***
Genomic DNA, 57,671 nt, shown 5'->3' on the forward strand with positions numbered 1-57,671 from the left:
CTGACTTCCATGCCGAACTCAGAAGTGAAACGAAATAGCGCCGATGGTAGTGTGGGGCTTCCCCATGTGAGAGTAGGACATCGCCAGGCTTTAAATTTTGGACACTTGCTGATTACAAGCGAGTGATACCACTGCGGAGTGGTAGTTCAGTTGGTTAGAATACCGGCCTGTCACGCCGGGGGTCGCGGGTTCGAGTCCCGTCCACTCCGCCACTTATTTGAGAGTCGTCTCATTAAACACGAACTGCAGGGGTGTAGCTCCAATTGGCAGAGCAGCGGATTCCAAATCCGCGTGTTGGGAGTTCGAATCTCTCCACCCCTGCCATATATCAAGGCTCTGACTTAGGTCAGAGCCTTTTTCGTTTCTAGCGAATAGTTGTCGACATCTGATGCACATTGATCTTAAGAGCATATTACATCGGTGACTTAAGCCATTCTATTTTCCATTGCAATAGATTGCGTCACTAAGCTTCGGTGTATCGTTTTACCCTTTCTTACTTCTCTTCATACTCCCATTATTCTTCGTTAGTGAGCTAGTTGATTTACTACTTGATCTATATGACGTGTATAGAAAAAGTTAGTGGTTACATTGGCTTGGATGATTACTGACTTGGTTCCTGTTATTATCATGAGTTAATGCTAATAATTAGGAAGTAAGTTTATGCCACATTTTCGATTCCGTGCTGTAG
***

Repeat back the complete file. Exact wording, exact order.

Genomic DNA, 57,671 nt, shown 5'->3' on the forward strand with positions numbered 1-57,671 from the left:
CTGACTTCCATGCCGAACTCAGAAGTGAAACGAAATAGCGCCGATGGTAGTGTGGGGCTTCCCCATGTGAGAGTAGGACATCGCCAGGCTTTAAATTTTGGACACTTGCTGATTACAAGCGAGTGATACCACTGCGGAGTGGTAGTTCAGTTGGTTAGAATACCGGCCTGTCACGCCGGGGGTCGCGGGTTCGAGTCCCGTCCACTCCGCCACTTATTTGAGAGTCGTCTCATTAAACACGAACTGCAGGGGTGTAGCTCCAATTGGCAGAGCAGCGGATTCCAAATCCGCGTGTTGGGAGTTCGAATCTCTCCACCCCTGCCATATATCAAGGCTCTGACTTAGGTCAGAGCCTTTTTCGTTTCTAGCGAATAGTTGTCGACATCTGATGCACATTGATCTTAAGAGCATATTACATCGGTGACTTAAGCCATTCTATTTTCCATTGCAATAGATTGCGTCACTAAGCTTCGGTGTATCGTTTTACCCTTTCTTACTTCTCTTCATACTCCCATTATTCTTCGTTAGTGAGCTAGTTGATTTACTACTTGATCTATATGACGTGTATAGAAAAAGTTAGTGGTTACATTGGCTTGGATGATTACTGACTTGGTTCCTGTTATTATCATGAGTTAATGCTAATAATTAGGAAGTAAGTTTATGCCACATTTTCGATTCCGTGCTGTAG